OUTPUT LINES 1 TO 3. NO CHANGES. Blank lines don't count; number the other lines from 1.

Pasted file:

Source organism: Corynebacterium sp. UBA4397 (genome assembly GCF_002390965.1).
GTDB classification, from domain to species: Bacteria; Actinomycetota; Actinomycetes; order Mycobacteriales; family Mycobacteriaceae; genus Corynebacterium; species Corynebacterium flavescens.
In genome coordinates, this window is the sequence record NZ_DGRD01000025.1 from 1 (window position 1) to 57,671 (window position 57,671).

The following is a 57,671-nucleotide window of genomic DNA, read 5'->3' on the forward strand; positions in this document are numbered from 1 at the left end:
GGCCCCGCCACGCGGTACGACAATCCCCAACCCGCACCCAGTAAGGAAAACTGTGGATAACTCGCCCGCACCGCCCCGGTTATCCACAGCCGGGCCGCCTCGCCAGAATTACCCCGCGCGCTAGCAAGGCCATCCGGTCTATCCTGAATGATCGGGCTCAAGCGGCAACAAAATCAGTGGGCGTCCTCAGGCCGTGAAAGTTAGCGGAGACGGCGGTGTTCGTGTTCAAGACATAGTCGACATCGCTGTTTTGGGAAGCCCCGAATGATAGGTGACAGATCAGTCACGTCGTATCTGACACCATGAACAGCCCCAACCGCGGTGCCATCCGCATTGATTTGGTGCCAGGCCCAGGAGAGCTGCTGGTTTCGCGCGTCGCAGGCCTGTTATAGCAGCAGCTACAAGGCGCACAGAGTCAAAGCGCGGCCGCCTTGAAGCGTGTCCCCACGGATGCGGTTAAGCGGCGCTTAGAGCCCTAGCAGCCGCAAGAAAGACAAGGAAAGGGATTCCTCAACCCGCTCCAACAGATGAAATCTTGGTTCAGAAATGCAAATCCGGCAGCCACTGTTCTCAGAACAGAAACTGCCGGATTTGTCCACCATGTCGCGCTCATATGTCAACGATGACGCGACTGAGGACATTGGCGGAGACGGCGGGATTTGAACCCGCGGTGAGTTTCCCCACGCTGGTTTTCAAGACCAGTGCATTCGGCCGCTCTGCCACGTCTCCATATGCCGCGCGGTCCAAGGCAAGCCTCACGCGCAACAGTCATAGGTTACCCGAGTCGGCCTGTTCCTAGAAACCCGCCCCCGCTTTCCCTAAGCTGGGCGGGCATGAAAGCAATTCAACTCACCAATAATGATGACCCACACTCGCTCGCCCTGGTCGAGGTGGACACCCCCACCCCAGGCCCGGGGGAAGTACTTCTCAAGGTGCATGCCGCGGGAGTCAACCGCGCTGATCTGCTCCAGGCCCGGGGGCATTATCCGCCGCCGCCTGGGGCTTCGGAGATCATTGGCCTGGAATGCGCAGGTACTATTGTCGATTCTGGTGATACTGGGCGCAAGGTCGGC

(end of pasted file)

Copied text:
Source organism: Corynebacterium sp. UBA4397 (genome assembly GCF_002390965.1).
GTDB classification, from domain to species: Bacteria; Actinomycetota; Actinomycetes; order Mycobacteriales; family Mycobacteriaceae; genus Corynebacterium; species Corynebacterium flavescens.
In genome coordinates, this window is the sequence record NZ_DGRD01000025.1 from 1 (window position 1) to 57,671 (window position 57,671).